May 27, 2011, 3:28 PM
Collins Cobuild - Intermediate English Grammar and Practice
IMMENSE strides have been made in The Gambia in recent years towards increasing level s of literacy. Yet after schooling most people don’t read much, apart from newspapers. They don’t have easy access to books, and anyway can’t afford them. Most people still think of books as tools for schools and exams rather than as sources of personal pleasure.
Here is a book that should appeal, because it is entirely practical. It seeks to help you improve your English. Collins’s ‘Intermediate English Grammar and practice’ is an educational book for adults, useful in class or at home.
Twenty-six years or so ago, Cambridge University Press published a new-style grammar textbook by Raymond Murphy, teacher of English for young adult foreigners at an Oxford Language school.
Murphy’s books and its revised successors have become world best-sellers. Its layout is simple: each left-hand page explains a grammatical point. Each immediate right-hand page provides exercises, so that you can check how far you’ve understood; and the answers are at the back of the book.
Murphy can’t of course, claim copyright for his layout, and the Collins book we’re reviewing here is a rival, parallel in almost every way-first published in 2004.
In both books, you don’t need to start at the beginning and work towards the end. You simply turn to whichever aspect of English you feel you need to know and use better.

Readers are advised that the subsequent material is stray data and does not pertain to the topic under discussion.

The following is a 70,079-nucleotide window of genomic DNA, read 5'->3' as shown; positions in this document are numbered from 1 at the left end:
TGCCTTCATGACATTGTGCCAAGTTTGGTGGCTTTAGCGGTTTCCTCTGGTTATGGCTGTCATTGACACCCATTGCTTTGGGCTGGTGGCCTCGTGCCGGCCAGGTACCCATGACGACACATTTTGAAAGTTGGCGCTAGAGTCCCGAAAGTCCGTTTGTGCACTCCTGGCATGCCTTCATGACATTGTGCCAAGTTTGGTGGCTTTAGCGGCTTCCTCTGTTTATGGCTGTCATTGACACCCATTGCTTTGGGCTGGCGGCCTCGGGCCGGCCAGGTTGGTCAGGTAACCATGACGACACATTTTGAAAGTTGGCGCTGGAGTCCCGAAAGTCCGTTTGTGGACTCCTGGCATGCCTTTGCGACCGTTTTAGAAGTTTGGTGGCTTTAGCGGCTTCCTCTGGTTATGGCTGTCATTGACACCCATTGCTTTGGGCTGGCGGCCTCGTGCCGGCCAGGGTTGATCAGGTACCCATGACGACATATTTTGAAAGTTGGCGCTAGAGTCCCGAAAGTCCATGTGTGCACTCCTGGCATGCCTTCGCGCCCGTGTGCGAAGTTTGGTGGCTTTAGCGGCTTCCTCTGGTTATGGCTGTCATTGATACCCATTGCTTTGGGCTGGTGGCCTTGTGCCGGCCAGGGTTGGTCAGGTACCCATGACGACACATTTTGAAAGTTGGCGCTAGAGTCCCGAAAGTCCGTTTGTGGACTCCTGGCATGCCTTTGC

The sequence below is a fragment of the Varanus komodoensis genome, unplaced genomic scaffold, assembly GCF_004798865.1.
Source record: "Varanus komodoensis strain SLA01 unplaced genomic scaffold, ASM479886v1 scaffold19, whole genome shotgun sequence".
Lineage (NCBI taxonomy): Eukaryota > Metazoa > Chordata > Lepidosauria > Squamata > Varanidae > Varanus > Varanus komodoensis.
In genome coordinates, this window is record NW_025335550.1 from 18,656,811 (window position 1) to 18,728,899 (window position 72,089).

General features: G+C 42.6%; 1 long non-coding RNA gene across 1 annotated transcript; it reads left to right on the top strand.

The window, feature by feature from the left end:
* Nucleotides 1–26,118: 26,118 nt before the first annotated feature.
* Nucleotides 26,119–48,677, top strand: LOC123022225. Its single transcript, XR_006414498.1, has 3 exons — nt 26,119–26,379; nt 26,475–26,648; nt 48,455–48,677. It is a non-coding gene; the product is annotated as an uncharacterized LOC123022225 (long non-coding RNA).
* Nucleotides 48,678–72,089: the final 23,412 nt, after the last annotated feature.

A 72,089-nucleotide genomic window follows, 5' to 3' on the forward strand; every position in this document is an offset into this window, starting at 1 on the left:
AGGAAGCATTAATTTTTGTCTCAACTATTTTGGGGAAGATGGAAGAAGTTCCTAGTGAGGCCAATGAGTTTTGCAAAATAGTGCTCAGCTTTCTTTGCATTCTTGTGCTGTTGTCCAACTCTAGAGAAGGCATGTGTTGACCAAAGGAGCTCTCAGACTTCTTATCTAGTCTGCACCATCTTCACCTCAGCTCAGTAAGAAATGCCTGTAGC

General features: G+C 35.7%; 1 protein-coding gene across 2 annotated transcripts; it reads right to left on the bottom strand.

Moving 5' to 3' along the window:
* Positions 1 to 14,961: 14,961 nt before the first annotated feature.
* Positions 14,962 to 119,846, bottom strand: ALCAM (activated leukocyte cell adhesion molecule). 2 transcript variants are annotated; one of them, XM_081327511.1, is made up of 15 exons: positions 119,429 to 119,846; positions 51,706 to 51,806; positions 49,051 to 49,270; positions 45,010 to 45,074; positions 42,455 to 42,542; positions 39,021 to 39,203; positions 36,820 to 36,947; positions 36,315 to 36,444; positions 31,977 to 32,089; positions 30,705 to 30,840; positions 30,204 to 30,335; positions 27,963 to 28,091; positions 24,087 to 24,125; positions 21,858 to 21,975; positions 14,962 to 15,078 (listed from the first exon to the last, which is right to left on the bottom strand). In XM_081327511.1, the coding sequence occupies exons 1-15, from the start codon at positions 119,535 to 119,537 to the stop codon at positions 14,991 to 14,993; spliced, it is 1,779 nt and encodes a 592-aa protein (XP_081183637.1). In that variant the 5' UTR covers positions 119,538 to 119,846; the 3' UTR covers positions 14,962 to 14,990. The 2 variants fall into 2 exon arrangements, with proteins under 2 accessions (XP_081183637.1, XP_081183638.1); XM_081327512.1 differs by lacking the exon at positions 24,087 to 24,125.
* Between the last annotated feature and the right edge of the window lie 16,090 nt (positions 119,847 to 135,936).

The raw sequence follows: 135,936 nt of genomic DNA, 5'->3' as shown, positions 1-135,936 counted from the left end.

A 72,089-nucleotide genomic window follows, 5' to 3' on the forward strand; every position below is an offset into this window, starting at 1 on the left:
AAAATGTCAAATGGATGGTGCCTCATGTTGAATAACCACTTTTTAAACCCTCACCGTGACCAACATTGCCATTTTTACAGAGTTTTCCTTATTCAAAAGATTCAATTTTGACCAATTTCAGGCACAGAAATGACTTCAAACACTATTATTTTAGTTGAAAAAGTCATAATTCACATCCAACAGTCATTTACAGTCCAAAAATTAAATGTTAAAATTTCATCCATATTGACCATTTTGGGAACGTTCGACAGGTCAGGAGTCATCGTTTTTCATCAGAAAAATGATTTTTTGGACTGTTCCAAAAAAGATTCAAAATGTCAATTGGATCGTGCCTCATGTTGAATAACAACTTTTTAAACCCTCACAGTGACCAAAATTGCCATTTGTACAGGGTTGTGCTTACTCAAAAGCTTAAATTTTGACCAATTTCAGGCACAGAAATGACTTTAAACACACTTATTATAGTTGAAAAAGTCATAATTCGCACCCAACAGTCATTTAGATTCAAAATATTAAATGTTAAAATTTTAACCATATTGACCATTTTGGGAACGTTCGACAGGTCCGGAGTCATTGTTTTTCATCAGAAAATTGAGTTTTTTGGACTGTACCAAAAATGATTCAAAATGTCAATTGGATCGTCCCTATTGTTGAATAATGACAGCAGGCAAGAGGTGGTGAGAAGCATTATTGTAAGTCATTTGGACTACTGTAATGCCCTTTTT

You can check your understanding and progress in any aspect of grammar by trying the ‘back of extra exercises’ at the end.
For the purpose of this review we sought to contrast Collins with Murphy, comparing their respective treatments of, say the present perfect tense (so often under-used and misused).
Unfortunately, Murphy is sold out at Timbooktoo bookshop (bought in bulk by local educational establishment).
Let’s see what Collins has to say about the present perfect tense:
You use the present perfect…… when you are concerned with the present effects of something which happened at a time in the past, or which started in the past but is still continuing. There’s further explanation, of course-as clear as can be.
Test yourself with this review’s own exercises. Which of the following five sentences use the present perfect correctly?
1. I haven’t seen peter last week.
2. Have you ever learnt French?
3. The minister has opened the new department in May.
4. Have they really lived here for ten years?
5. I’ve just dropped my pen.
Collins is perhaps inadequate in dealing with phrasal verbs (get on, get over, get by, get across, get in, get off, etc) which are so integral to the English language.
But if you want to brush up your English, try Collins – or Murphy! They are both user- friendly and use the grammar and vocabulary of modern, every speech.
Answers to the little phrasal verb above: Sentences 2, 4 and 5 are correct . No 1 is wrong, because last week is over. The sentence should be amended to ‘I didn’t see peter last week.’ Similarly, sentence 3 is wrong. May is over, rewrite: ‘The minister opened the new department last week.’
If you haven’t scored well, you should perhaps buy Collins or Murphy……
Call Timbooktoo tel 4494345.